Hawai’i Accounting Research Conference (HARC) is an annual global accounting conference held at the University of Hawai’i at Mānoa (UHM) at the Shidler College of Business in early January. Only high quality papers are accepted for presentation at HARC 2019 and benefit from fruitful discussions in the accounting community. Therefore, we are happy to announce that the current working paper of Prof. Dr. Janine Maniora (Technical University of Munich) and Prof. Dr. Christiane Pott (TU Dortmund University) had been accepted for presentation and discussion in the beginning of 2019. You can find further information here.
The traditional EY Award for the best master thesis at the chair of Prof. Dr. Berens (Westfälische Wilhelms-University, Muenster) was received by our team member Ms. Isabel Hertl. The ceremony took place at castle Wilkinghege on December 11, 2018. Mr. Senghaas (EY) and Prof. Dr. Berens handed over the award to Ms. Hertl (pictured). In the context of her master thesis “Challenges associated with the implementation of non-financial reporting guidelines for diversified groups – illustrated by the example of Franz Haniel & Cie. GmbH”, Ms. Isabel Hertl examined the question of how to implement the requirements of the CSR Directive 2014/95/EU into a highly diversified enterprise, such as the Franz Haniel & Cie. GmbH. In a first step, Ms. Hertl outlined legal and theoretical principles of the CSR Directive. Building on this, she identified fundamental challenges in the fields of sustainability management, traditional management accounting and external non-financial reporting. Congratulations, Ms. Hertl!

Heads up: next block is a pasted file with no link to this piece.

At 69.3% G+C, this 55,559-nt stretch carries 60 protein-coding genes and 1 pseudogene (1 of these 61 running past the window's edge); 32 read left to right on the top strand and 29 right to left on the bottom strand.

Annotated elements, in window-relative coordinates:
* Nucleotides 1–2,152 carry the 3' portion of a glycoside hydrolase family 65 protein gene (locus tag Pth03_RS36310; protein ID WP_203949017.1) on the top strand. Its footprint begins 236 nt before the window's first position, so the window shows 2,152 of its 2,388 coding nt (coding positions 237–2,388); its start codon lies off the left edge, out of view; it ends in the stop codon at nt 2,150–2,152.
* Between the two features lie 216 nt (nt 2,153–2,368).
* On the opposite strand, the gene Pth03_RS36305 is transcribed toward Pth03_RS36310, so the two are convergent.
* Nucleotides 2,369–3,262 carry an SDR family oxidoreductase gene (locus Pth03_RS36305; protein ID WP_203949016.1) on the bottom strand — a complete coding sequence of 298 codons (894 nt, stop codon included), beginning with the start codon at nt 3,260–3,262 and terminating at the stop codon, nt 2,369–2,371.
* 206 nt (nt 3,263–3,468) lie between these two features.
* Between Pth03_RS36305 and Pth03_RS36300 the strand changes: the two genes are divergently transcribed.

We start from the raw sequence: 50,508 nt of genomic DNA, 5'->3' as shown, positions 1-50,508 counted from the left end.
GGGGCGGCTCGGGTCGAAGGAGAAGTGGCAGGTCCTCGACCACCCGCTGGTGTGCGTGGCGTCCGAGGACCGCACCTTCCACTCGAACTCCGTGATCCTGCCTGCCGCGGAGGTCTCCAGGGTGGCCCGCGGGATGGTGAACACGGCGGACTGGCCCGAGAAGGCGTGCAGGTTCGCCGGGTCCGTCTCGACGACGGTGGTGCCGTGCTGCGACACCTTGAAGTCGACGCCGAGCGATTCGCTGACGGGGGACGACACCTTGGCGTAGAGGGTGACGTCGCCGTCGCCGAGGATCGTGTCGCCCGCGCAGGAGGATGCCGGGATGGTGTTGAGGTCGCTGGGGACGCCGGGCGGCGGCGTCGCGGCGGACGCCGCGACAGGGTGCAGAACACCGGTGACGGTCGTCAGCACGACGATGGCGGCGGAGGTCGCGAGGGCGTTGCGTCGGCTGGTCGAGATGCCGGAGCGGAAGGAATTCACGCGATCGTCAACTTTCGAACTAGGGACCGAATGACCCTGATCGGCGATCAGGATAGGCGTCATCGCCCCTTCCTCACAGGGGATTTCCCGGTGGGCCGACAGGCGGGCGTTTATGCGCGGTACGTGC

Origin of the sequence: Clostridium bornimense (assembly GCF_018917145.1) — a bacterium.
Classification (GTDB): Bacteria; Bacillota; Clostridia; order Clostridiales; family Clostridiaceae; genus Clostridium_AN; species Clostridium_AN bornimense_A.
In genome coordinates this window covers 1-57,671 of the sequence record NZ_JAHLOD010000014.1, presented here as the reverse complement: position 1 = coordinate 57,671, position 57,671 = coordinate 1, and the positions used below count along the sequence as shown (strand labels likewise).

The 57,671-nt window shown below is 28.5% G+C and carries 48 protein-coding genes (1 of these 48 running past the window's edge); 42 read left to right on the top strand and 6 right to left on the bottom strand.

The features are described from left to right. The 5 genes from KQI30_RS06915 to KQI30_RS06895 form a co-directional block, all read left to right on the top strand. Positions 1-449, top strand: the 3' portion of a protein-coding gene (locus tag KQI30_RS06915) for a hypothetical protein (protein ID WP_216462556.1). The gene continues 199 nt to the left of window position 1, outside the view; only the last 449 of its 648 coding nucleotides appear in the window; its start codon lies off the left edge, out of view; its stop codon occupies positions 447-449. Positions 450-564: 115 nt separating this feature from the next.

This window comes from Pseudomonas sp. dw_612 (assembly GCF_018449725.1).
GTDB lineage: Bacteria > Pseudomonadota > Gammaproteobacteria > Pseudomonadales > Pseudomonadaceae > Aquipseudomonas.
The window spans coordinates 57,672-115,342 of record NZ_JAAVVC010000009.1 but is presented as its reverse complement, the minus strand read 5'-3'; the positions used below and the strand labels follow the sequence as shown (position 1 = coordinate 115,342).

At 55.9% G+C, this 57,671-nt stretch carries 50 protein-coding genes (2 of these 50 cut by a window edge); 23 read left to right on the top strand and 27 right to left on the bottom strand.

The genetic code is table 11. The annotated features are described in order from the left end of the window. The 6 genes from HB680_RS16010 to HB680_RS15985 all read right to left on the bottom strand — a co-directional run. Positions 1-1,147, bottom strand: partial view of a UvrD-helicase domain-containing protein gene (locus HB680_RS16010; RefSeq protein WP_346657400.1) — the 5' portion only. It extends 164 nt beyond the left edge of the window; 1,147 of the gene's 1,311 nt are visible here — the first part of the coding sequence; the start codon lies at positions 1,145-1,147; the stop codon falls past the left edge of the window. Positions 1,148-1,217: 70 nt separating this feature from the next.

Prof. Dr. Janine Maniora recently published a new research paper entitled “Mismanagement of Sustainability: What Business Strategy Makes the Difference? Empirical Evidence from the USA” in the Journal of Business Ethics. The paper examines whether and to what extent the overall business strategy influences the firm’s mismanagement of sustainability. Specifically, an empirical measure for the mismanagement of sustainability is developed by exploiting the newly available materiality guidelines for US firms to define industry-specific material sustainability issues. Using this measure, this paper shows that mismanagement of sustainability can represent unethical business behavior when firms intentionally perform better on immaterial issues than on material issues by diverting stakeholders’ attention from the firm’s low overall sustainability performance. This paper assumes that the right business strategy can prevent such unethical actions. Based on Miles and Snow’s (Organizational strategy, structure and process, McGraw-Hill, New York, 1978) organizational theory, this paper distinguishes between Prospector and Defender business strategies. By employing multiple firm-level panel regressions, the findings suggest that Prospector-type firms are more likely to mismanage sustainability issues compared to Defender-type firms intentionally. The results give implications for researchers, regulators and standard setters, auditors, sustainability practitioners, and scholars. You can find the article here.